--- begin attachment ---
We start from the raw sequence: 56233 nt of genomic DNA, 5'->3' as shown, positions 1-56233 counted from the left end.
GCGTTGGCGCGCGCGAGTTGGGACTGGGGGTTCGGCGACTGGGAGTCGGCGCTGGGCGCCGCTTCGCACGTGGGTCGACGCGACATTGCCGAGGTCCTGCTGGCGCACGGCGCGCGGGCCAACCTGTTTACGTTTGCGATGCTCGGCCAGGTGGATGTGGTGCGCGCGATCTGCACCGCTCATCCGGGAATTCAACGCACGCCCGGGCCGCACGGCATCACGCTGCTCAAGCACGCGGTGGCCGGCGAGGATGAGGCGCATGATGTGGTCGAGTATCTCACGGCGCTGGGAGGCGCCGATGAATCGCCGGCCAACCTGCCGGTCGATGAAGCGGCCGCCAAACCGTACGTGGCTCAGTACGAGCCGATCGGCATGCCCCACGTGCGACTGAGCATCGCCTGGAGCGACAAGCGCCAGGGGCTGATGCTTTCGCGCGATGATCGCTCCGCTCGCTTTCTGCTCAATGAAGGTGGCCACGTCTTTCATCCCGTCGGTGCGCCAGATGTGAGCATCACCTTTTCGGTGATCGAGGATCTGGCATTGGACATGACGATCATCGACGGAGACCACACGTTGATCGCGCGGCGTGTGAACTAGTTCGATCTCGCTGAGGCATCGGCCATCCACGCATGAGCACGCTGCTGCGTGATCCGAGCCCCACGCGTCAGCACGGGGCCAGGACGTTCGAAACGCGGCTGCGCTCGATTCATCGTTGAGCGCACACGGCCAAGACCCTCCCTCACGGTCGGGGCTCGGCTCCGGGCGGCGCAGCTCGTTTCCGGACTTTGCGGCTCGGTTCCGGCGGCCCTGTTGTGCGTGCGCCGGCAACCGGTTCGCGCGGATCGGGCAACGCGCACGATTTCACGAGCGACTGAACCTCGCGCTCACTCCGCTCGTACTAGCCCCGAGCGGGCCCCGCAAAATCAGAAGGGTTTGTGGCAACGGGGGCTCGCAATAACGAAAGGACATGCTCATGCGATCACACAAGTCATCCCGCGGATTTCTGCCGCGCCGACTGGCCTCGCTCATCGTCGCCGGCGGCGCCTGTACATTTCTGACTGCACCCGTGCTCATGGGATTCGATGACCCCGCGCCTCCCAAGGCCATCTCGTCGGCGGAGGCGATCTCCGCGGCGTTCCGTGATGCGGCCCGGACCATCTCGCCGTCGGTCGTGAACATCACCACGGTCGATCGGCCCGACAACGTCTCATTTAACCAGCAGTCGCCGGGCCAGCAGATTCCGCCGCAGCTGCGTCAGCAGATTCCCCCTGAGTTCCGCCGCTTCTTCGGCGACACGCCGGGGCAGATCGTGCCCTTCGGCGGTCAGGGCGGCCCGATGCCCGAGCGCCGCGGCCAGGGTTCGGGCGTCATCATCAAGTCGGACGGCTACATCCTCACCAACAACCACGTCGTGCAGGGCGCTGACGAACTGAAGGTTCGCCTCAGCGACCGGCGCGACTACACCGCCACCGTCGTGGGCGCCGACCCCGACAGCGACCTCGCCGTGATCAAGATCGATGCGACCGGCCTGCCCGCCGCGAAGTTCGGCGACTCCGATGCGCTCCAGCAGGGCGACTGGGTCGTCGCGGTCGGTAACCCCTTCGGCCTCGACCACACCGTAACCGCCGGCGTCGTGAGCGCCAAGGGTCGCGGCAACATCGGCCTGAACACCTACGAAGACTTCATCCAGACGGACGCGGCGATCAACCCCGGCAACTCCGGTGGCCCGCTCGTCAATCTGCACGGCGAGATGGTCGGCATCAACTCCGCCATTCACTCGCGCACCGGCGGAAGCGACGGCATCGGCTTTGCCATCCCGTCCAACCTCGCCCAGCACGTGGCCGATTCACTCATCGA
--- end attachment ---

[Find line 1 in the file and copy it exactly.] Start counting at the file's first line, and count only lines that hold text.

We start from the raw sequence: 56233 nt of genomic DNA, 5'->3' as shown, positions 1-56233 counted from the left end.